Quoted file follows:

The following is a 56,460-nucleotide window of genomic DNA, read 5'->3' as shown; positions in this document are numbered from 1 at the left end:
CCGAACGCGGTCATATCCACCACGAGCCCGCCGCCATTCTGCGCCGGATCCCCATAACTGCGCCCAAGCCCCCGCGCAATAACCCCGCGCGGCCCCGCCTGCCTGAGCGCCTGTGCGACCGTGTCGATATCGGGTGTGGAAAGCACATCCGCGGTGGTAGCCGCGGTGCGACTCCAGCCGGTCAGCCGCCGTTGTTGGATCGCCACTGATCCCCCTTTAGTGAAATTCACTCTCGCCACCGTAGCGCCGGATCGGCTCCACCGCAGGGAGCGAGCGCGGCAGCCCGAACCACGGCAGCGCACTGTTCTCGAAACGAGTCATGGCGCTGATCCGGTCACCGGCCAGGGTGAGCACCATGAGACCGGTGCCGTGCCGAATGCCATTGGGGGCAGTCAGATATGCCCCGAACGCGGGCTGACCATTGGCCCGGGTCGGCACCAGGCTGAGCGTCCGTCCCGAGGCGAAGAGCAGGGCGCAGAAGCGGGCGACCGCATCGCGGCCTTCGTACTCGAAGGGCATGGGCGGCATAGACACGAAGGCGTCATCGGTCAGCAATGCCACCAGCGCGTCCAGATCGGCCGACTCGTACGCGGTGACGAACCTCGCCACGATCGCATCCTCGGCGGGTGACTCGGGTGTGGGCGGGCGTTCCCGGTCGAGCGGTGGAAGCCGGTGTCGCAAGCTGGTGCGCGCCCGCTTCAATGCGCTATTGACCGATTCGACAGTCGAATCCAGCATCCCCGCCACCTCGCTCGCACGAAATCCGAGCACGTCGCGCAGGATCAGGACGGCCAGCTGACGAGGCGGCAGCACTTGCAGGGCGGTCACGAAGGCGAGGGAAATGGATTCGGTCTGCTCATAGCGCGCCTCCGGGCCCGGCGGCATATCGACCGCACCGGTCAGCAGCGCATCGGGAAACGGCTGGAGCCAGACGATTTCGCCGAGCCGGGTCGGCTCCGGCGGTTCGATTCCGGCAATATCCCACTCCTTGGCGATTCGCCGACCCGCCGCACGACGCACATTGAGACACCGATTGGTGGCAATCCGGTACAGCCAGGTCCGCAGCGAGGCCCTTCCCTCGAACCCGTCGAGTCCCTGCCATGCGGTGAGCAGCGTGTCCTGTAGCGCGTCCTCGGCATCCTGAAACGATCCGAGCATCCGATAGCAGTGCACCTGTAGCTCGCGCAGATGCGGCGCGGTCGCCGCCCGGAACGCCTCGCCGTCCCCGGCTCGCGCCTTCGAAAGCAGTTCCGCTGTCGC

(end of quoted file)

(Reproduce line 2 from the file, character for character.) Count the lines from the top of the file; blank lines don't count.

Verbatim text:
CCGAACGCGGTCATATCCACCACGAGCCCGCCGCCATTCTGCGCCGGATCCCCATAACTGCGCCCAAGCCCCCGCGCAATAACCCCGCGCGGCCCCGCCTGCCTGAGCGCCTGTGCGACCGTGTCGATATCGGGTGTGGAAAGCACATCCGCGGTGGTAGCCGCGGTGCGACTCCAGCCGGTCAGCCGCCGTTGTTGGATCGCCACTGATCCCCCTTTAGTGAAATTCACTCTCGCCACCGTAGCGCCGGATCGGCTCCACCGCAGGGAGCGAGCGCGGCAGCCCGAACCACGGCAGCGCACTGTTCTCGAAACGAGTCATGGCGCTGATCCGGTCACCGGCCAGGGTGAGCACCATGAGACCGGTGCCGTGCCGAATGCCATTGGGGGCAGTCAGATATGCCCCGAACGCGGGCTGACCATTGGCCCGGGTCGGCACCAGGCTGAGCGTCCGTCCCGAGGCGAAGAGCAGGGCGCAGAAGCGGGCGACCGCATCGCGGCCTTCGTACTCGAAGGGCATGGGCGGCATAGACACGAAGGCGTCATCGGTCAGCAATGCCACCAGCGCGTCCAGATCGGCCGACTCGTACGCGGTGACGAACCTCGCCACGATCGCATCCTCGGCGGGTGACTCGGGTGTGGGCGGGCGTTCCCGGTCGAGCGGTGGAAGCCGGTGTCGCAAGCTGGTGCGCGCCCGCTTCAATGCGCTATTGACCGATTCGACAGTCGAATCCAGCATCCCCGCCACCTCGCTCGCACGAAATCCGAGCACGTCGCGCAGGATCAGGACGGCCAGCTGACGAGGCGGCAGCACTTGCAGGGCGGTCACGAAGGCGAGGGAAATGGATTCGGTCTGCTCATAGCGCGCCTCCGGGCCCGGCGGCATATCGACCGCACCGGTCAGCAGCGCATCGGGAAACGGCTGGAGCCAGACGATTTCGCCGAGCCGGGTCGGCTCCGGCGGTTCGATTCCGGCAATATCCCACTCCTTGGCGATTCGCCGACCCGCCGCACGACGCACATTGAGACACCGATTGGTGGCAATCCGGTACAGCCAGGTCCGCAGCGAGGCCCTTCCCTCGAACCCGTCGAGTCCCTGCCATGCGGTGAGCAGCGTGTCCTGTAGCGCGTCCTCGGCATCCTGAAACGATCCGAGCATCCGATAGCAGTGCACCTGTAGCTCGCGCAGATGCGGCGCGGTCGCCGCCCGGAACGCCTCGCCGTCCCCGGCTCGCGCCTTCGAAAGCAGTTCCGCTGTCGC